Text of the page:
I feel much more confident now that we have a meaningful set of risk registers that genuinely reflects the assets we're maintaining and developing.

characterisation of risk and uncertainty

Some of the most important problems we encounter with assessments of risk and uncertainty are

inconsistent issues

In our experience, a frequent result of exercises to identify key risks and uncertainties is a long list of issues defined at many different levels.  For example, a workshop with the vehicle fleet management unit of a major organisation to identify safety issues with their flett identified the issues

The latter is clearly a small sub-set of the former.  If both are included in a list then there is overlap. If the latter is included but the former not, then there may be a significant risk of gaps being left in the long list of ways that mechanical failure of a vehicle might cause an accident.

poor definition

"Risk" can be and is used in different ways by different people.  To some "a risk" is an event or issue giving rise to the possibility of loss.  To others, "risk" is the yardstick by which to measure the magnitude of the likelihood and/or consequences of loss.  So the first thing to be clear about is which of these you mean.

There is then a whole raft of pitfalls to do with defining yardsticks by which to measure risk.  These are discussed on our Measuring RIsk page, the bottom line of which is that you must be explicit about the risk of what, to whom, and the units in which you're measuring it, in order to provide any useful information.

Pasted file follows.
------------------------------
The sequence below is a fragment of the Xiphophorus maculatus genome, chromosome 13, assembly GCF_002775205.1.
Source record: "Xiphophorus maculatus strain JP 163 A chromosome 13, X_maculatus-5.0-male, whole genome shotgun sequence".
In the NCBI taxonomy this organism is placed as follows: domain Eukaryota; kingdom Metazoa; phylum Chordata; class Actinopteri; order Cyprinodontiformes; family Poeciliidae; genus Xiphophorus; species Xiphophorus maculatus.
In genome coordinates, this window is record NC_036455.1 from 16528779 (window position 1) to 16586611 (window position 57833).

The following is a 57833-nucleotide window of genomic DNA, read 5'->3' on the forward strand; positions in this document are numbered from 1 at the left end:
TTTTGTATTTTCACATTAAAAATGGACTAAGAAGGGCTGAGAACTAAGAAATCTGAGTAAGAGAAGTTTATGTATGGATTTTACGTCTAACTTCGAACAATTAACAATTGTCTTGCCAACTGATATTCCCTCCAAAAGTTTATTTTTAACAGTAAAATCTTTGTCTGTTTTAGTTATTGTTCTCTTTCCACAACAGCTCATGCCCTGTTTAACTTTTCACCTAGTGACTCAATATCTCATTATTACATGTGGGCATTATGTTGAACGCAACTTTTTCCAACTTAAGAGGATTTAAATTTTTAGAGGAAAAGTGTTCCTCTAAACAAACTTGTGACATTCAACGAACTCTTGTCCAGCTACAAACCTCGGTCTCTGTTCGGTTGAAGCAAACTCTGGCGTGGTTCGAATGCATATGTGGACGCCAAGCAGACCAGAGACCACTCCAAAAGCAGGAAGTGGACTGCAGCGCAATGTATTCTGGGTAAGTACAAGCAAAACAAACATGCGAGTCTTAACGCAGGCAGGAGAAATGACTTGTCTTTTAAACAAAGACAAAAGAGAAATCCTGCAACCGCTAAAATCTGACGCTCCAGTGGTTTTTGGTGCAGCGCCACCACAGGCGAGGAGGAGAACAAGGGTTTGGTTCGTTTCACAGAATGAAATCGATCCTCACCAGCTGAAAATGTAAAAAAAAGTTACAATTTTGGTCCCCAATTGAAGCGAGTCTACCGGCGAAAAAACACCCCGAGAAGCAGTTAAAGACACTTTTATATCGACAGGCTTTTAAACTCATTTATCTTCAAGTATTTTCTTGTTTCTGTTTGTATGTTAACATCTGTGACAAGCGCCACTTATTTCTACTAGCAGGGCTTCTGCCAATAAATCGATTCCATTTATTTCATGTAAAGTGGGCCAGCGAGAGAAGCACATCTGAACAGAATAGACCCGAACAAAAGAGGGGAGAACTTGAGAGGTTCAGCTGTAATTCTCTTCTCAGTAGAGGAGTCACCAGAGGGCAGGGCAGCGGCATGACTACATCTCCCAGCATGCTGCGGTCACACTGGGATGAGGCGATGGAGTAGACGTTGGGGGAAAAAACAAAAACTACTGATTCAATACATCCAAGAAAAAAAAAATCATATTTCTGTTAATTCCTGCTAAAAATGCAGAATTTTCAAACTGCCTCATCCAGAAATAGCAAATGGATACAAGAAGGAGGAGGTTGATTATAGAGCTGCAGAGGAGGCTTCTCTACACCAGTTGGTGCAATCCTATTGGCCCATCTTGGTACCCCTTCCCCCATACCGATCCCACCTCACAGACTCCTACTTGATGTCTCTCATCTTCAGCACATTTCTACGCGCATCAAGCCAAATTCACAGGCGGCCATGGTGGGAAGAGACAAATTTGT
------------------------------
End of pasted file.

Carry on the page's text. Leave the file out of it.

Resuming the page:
Avoiding the Pitfalls

The first general point is that when discussing risk and uncertainty it's particularly important to be absolutely clear what you mean.

When generating a list of issues/events giving rise to risk or uncertainty, we like to do two things that help make sure the set of events is consistent and meaningful.

First, we arrange the issues within a simple hierarchy so that we can see their relationship to each other.  Very often this activity quickly reveals gaps or overlaps, helps choose the appropriate level at which to pitch the exercise, and helps sharpen up definitions of what's in or out of each event or issue.

Second, we like to combine any sort of brainstorming or 'bottom up' systematic working through an activity with a parallel 'top down' cross-check on "How in principle could (events at whatever level) come about?"

Our aim is to help generate a hierarchy of events which, at any level, are both uniquely defined and can clearly be seen to cover all possibilities.  This valuable property of the items in a register of risks or uncertianties is sometimes referred to as MECE (Mutually Exclusive and Conceptually Exhaustive) for short.